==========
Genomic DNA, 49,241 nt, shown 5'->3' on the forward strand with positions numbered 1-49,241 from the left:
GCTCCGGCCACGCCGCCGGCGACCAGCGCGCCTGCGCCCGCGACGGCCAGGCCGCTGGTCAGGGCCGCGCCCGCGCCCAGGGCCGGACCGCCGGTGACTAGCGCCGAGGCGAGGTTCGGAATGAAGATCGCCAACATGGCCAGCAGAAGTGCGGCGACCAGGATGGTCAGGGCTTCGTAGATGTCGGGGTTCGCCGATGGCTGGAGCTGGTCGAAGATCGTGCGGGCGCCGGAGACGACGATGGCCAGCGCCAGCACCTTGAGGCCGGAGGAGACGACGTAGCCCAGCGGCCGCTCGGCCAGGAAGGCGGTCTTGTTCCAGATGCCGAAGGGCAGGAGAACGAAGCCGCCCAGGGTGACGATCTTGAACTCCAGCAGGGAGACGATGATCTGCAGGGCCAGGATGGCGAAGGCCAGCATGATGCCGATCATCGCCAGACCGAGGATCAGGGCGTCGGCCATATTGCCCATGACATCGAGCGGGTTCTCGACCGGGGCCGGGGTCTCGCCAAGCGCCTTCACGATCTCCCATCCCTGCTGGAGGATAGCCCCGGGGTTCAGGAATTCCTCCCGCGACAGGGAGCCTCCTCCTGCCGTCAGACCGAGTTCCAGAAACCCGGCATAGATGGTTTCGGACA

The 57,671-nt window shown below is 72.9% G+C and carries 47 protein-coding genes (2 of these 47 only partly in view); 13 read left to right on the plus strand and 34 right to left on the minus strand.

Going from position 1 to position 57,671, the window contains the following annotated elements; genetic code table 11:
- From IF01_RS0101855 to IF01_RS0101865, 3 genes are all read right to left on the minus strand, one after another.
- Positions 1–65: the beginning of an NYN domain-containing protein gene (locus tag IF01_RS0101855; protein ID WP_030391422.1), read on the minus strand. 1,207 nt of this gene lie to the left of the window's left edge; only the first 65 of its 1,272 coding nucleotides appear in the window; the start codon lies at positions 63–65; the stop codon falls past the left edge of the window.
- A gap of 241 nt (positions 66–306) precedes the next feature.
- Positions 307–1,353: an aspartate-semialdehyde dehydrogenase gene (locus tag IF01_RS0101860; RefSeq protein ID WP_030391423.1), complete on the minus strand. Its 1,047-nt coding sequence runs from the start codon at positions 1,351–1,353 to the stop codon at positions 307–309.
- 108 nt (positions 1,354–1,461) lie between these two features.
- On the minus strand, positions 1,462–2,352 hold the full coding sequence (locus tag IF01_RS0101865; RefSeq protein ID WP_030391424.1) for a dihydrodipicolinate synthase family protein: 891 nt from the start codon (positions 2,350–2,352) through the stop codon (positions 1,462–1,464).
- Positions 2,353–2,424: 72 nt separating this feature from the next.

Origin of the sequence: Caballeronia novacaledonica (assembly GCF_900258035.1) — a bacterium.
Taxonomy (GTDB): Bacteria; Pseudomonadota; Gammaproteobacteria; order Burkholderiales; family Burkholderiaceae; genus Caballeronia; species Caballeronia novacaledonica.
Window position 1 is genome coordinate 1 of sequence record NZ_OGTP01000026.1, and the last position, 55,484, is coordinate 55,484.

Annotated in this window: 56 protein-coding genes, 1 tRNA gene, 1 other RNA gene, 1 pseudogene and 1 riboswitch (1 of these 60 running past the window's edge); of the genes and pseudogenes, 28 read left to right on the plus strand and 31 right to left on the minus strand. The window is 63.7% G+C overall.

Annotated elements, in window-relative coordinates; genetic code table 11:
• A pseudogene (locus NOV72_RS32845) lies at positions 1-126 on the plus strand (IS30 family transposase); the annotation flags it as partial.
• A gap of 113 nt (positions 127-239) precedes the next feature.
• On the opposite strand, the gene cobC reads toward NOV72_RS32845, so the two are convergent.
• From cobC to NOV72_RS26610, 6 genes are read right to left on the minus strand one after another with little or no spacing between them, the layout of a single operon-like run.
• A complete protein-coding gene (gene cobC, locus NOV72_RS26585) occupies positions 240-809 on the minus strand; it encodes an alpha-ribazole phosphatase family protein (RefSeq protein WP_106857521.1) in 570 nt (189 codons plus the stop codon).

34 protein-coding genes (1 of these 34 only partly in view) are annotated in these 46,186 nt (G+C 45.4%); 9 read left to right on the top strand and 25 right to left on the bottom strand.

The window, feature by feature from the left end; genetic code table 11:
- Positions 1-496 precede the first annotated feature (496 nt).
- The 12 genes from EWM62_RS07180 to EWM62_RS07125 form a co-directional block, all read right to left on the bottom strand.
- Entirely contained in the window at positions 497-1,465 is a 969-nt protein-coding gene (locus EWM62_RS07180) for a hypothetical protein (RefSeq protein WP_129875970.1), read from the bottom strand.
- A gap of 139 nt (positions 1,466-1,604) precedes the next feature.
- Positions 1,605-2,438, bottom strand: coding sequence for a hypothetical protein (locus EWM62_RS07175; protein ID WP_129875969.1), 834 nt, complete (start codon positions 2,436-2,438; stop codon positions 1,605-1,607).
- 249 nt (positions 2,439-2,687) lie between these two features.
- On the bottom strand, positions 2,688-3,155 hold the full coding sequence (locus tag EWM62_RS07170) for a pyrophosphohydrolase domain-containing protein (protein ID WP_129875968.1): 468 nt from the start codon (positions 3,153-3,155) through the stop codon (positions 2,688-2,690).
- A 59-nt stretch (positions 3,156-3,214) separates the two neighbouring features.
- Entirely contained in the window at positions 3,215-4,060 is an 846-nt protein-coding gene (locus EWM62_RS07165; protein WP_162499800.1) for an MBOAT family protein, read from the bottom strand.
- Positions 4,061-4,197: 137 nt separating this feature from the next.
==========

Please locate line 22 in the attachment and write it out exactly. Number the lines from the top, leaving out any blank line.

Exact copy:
34 protein-coding genes (1 of these 34 only partly in view) are annotated in these 46,186 nt (G+C 45.4%); 9 read left to right on the top strand and 25 right to left on the bottom strand.